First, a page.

The workshop featured panel discussions, a pop-up traffic calming demonstration, a series of walkability audits, and structured asset-mapping and goal-setting activities. The goal was to offer step-by-step instructions on how to turn ideas into action and improve walkability by sharing best practices in creating walkable communities.
6. Illuminate Small Changes
When it comes to prioritizing people, sometimes seemingly small flames of change can create the most critical gains. Detroit worked with the Public Lighting Authority (PLA) to implement major street lighting improvements between 2014 and 2016, taking the city from chronic darkness to a total relighting. Before the project, about 40% of the city’s street lights no longer worked, leaving even entire neighborhoods in the dark. As a result, in 2017, pedestrian deaths were down by about 40 percent since their height in 2015. The use of LED lights also reduced the city’s energy bill by 55 – 60%, according to the City.
This is a case where community members were seen, heard, and prioritized. The Mayor worked with PLA to backtrack an original plan that called for lighting major thoroughfares first, to instead light residential neighborhoods first. Not only are the streets safer, the lights are also more sustainable, creating a brighter future for the people of Detroit to walk and move safely in their streets.
Support for Any Step on the Walking Path
When it comes to empowering others to create the right kind of walkability within their communities, we want to share all the pieces of the pie. America Walks is constantly seeking new ways to support, enhance, and foster people-first safety from a grassroots level.
We just announced our Road to Zero program partners and have started working with 11 communities to assess, plan, and prioritize effective safety treatments to reduce the growing numbers of pedestrian fatalities and injuries. We also opened up our 2018 Community Change Grant Applications, where we’re awarding $1,500 in community stipends for projects related to creating healthy, active, and engaged places to live, work, and play. We welcome you to connect, apply, and join our coalition of change agents.
Leave your comment below, or reply to others.
Please note that this comment section is for thoughtful, on-topic discussions. Admin approval is required for all comments. Your comment may be edited if it contains grammatical errors. Low effort, self-promotional, or impolite comments will be deleted.
Read more from MeetingoftheMinds.org
Spotlighting innovations in urban sustainability and connected technology
Accenture analysts recently released a report calling for cities to take the lead in creating coordinated, “orchestrated” mobility ecosystems. Limiting shared services to routes that connect people with mass transit would be one way to deploy human-driven services now and to prepare for driverless service in the future. Services and schedules can be linked at the backend, and operators can, for example, automatically send more shared vehicles to a train station when the train has more passengers than usual, or tell the shared vehicles to wait for a train that is running late.
Managing urban congestion and mobility comes down to the matter of managing space. Cities are characterized by defined and restricted residential, commercial, and transportation spaces. Private autos are the most inefficient use of transportation space, and mass transit represents the most efficient use of transportation space. Getting more people out of private cars, and into shared feeder routes to and from mass transit modes is the most promising way to reduce auto traffic. Computer models show that it can be done, and we don’t need autonomous vehicles to realize the benefits of shared mobility.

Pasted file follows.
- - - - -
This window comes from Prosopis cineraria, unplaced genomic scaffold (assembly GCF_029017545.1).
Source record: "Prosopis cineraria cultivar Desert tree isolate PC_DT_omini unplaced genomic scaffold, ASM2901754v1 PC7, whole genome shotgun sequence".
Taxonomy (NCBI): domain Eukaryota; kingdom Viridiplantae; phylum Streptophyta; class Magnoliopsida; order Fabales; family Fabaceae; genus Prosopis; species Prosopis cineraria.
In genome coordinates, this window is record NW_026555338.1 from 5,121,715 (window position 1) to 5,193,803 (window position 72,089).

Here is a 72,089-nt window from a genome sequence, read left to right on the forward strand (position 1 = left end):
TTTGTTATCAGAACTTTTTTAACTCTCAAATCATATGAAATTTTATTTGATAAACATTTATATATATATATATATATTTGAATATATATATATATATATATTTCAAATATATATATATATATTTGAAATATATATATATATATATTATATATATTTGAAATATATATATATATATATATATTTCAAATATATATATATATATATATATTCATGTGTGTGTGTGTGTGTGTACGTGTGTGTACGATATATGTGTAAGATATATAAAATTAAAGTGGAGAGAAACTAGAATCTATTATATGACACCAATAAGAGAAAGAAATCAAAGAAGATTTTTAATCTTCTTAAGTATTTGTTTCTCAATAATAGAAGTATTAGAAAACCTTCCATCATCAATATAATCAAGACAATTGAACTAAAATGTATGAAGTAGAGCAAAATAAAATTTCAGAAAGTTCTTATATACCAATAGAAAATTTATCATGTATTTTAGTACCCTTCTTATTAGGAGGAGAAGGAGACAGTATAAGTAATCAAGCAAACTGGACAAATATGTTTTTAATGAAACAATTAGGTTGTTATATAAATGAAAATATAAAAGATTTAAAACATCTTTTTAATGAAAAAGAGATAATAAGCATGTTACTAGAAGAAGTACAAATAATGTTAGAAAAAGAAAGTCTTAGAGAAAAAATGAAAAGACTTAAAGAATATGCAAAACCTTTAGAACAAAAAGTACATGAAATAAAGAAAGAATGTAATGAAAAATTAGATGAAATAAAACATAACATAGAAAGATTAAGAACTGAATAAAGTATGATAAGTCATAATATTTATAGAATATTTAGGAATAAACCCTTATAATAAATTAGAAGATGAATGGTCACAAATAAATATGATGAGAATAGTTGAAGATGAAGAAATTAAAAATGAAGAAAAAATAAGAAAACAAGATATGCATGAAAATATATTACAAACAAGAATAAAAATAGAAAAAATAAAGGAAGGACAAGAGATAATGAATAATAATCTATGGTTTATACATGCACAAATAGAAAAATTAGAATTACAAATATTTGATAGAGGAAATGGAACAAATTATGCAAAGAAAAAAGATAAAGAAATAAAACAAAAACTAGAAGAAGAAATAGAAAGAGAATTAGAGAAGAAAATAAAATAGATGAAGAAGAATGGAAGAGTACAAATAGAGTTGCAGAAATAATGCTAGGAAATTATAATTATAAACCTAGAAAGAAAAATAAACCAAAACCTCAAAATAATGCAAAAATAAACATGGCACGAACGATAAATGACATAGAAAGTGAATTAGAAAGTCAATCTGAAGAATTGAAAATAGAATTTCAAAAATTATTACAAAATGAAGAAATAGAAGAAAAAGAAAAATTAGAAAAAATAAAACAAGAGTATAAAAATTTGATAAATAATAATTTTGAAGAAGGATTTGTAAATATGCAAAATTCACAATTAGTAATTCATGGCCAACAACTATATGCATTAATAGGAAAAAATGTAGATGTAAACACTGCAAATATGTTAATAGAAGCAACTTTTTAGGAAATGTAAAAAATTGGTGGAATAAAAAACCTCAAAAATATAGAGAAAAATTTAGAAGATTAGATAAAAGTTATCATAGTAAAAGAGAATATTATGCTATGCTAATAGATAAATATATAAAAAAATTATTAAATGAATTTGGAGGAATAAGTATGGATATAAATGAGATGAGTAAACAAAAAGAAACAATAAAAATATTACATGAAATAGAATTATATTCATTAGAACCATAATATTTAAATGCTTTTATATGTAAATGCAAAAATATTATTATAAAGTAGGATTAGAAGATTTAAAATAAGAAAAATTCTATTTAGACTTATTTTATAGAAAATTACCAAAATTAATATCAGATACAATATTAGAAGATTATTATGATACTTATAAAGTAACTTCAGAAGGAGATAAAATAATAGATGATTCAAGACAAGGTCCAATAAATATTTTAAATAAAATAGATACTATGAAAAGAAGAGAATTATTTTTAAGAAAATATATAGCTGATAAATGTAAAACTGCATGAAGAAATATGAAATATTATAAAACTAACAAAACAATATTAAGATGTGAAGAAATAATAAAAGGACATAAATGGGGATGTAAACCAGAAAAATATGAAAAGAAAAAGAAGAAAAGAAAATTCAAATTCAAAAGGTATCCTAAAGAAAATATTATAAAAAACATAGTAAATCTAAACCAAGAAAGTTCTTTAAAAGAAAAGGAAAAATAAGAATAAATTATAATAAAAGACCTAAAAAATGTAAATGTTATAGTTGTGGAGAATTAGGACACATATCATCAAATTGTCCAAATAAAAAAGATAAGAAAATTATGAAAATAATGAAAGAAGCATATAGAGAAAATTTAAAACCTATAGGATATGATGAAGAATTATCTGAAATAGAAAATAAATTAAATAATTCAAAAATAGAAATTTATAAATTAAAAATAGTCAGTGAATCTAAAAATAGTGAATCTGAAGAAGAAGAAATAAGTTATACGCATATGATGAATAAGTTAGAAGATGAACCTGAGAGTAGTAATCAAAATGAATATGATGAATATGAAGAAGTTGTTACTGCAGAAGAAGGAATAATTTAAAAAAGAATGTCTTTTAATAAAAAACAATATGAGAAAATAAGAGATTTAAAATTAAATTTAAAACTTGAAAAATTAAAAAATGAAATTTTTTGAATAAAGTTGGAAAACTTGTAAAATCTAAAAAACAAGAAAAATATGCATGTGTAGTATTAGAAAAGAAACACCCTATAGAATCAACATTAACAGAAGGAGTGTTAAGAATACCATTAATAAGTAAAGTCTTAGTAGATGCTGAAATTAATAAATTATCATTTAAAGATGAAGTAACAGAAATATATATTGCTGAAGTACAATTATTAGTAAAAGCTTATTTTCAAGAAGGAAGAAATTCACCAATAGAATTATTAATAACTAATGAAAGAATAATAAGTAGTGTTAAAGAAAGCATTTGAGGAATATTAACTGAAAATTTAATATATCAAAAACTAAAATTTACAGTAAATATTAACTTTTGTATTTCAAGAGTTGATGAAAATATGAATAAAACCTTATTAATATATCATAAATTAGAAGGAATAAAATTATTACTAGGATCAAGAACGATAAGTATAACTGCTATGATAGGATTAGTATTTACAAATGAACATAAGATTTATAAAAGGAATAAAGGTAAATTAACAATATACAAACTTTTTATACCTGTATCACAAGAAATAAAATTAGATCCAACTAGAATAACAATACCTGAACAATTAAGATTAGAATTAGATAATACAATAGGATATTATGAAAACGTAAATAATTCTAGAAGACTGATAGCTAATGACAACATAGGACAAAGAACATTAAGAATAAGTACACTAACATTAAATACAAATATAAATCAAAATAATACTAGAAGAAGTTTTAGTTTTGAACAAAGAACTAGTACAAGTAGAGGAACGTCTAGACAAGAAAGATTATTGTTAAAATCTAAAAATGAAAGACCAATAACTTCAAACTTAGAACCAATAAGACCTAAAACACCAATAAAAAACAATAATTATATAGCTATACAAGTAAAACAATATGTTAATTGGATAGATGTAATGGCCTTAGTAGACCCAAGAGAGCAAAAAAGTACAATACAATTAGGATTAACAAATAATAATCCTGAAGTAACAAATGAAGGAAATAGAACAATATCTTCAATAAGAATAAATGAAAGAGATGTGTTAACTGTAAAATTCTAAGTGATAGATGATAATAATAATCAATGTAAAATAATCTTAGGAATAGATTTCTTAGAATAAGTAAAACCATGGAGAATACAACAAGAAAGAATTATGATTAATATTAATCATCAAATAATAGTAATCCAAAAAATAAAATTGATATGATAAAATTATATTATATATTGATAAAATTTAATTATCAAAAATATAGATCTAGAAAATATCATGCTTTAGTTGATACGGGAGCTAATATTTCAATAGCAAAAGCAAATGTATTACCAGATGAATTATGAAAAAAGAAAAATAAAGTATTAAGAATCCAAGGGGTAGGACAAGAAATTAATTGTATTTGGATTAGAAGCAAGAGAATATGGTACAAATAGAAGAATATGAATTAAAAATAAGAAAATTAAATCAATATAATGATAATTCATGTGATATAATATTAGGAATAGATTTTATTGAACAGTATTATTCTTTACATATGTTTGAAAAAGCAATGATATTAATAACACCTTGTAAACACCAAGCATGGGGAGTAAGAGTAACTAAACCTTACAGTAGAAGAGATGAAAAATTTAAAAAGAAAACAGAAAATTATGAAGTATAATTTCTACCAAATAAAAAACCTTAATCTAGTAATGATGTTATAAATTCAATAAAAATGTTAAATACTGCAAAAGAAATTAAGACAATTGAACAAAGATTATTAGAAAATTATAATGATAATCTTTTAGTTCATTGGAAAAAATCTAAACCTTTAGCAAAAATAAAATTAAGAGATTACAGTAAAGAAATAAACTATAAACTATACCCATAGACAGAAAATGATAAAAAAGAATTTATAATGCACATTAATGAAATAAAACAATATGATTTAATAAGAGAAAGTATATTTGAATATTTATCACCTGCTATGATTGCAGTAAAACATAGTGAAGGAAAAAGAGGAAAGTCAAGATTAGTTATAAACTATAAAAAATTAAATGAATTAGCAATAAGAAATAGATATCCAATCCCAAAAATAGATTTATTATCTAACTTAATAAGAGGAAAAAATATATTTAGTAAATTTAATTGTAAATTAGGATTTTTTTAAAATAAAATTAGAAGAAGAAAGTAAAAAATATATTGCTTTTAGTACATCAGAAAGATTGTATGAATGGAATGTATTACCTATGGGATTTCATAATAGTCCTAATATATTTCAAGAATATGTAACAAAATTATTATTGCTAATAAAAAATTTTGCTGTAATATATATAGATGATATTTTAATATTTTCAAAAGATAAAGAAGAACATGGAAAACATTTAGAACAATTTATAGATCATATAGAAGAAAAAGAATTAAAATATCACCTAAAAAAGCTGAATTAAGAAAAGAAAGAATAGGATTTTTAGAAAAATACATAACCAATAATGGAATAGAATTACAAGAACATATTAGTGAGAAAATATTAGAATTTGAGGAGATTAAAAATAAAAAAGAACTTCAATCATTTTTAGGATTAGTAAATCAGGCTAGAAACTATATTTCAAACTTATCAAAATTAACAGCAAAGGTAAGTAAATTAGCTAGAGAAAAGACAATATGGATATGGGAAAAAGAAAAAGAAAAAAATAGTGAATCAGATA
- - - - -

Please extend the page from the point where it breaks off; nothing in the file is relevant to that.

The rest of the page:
The role of government, and the planning community, is perhaps to facilitate these kinds of partnerships and make it easier for serendipity to occur. While many cities mandate a portion of the development budget toward art, this will not necessarily result in an ongoing benefit to the arts community as in most cases the budget is used for public art projects versus creating opportunities for cultural programming.
Rather than relying solely on this mandate, planners might want to consider educating developers with examples and case studies about the myriad ways that artists can participate in the development process. Likewise, outreach and education for the arts community about what role they can play in projects may stimulate a dialogue that can yield great results. In this sense, the planning community can be an invaluable translator in helping all parties to discover a richer, more inspiring, common language.
While the outlook for the environment may often seem bleak, there are many proven methods already available for cities to make their energy systems and other infrastructure not only more sustainable, but cheaper and more resilient at the same time. This confluence of benefits will drive investments in clean, efficient energy, transportation, and water infrastructure that will enable cities to realize their sustainability goals.
Given that many of the policy mechanisms that impact cities’ ability to boost sustainability are implemented at the state or federal level, municipalities should look to their own operations to implement change. Cities can lead as a major market player, for example, by converting their own fleets to zero emission electric vehicles, investing in more robust and efficient water facilities, procuring clean power, and requiring municipal buildings to be LEED certified.